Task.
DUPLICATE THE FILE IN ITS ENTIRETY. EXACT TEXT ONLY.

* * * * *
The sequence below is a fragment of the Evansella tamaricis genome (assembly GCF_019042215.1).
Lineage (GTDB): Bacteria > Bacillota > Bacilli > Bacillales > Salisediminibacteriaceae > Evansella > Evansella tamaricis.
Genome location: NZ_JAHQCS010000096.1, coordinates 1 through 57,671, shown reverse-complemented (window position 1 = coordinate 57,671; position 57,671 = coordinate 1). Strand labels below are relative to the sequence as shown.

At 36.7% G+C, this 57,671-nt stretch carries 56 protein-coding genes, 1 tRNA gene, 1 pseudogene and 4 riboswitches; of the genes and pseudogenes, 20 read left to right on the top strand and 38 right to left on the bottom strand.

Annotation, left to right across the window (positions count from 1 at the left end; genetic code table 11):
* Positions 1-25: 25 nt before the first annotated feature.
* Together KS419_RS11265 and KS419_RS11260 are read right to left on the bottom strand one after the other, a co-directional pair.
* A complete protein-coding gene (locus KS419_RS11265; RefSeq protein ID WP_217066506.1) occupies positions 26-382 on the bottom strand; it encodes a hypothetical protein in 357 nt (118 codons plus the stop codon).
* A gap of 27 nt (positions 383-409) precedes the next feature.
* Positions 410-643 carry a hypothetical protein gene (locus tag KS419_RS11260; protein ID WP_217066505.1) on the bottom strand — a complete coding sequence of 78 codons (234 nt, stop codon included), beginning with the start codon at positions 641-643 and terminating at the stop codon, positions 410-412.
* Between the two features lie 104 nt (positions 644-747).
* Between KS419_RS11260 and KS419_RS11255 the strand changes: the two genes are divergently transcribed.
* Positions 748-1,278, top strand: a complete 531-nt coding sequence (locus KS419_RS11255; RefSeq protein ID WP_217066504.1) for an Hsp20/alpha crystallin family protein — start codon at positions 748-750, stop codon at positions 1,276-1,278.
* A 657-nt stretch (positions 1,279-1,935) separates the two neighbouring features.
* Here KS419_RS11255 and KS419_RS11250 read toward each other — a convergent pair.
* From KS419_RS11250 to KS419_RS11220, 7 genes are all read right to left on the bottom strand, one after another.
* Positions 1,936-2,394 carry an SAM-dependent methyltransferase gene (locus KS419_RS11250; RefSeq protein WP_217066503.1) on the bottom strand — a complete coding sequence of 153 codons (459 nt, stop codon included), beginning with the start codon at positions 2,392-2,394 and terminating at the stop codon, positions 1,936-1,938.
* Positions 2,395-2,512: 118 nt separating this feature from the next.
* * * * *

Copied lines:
The sequence below is a fragment of the Evansella tamaricis genome (assembly GCF_019042215.1).
Lineage (GTDB): Bacteria > Bacillota > Bacilli > Bacillales > Salisediminibacteriaceae > Evansella > Evansella tamaricis.
Genome location: NZ_JAHQCS010000096.1, coordinates 1 through 57,671, shown reverse-complemented (window position 1 = coordinate 57,671; position 57,671 = coordinate 1). Strand labels below are relative to the sequence as shown.

At 36.7% G+C, this 57,671-nt stretch carries 56 protein-coding genes, 1 tRNA gene, 1 pseudogene and 4 riboswitches; of the genes and pseudogenes, 20 read left to right on the top strand and 38 right to left on the bottom strand.

Annotation, left to right across the window (positions count from 1 at the left end; genetic code table 11):
* Positions 1-25: 25 nt before the first annotated feature.
* Together KS419_RS11265 and KS419_RS11260 are read right to left on the bottom strand one after the other, a co-directional pair.
* A complete protein-coding gene (locus KS419_RS11265; RefSeq protein ID WP_217066506.1) occupies positions 26-382 on the bottom strand; it encodes a hypothetical protein in 357 nt (118 codons plus the stop codon).
* A gap of 27 nt (positions 383-409) precedes the next feature.
* Positions 410-643 carry a hypothetical protein gene (locus tag KS419_RS11260; protein ID WP_217066505.1) on the bottom strand — a complete coding sequence of 78 codons (234 nt, stop codon included), beginning with the start codon at positions 641-643 and terminating at the stop codon, positions 410-412.
* Between the two features lie 104 nt (positions 644-747).
* Between KS419_RS11260 and KS419_RS11255 the strand changes: the two genes are divergently transcribed.
* Positions 748-1,278, top strand: a complete 531-nt coding sequence (locus KS419_RS11255; RefSeq protein ID WP_217066504.1) for an Hsp20/alpha crystallin family protein — start codon at positions 748-750, stop codon at positions 1,276-1,278.
* A 657-nt stretch (positions 1,279-1,935) separates the two neighbouring features.
* Here KS419_RS11255 and KS419_RS11250 read toward each other — a convergent pair.
* From KS419_RS11250 to KS419_RS11220, 7 genes are all read right to left on the bottom strand, one after another.
* Positions 1,936-2,394 carry an SAM-dependent methyltransferase gene (locus KS419_RS11250; RefSeq protein WP_217066503.1) on the bottom strand — a complete coding sequence of 153 codons (459 nt, stop codon included), beginning with the start codon at positions 2,392-2,394 and terminating at the stop codon, positions 1,936-1,938.
* Positions 2,395-2,512: 118 nt separating this feature from the next.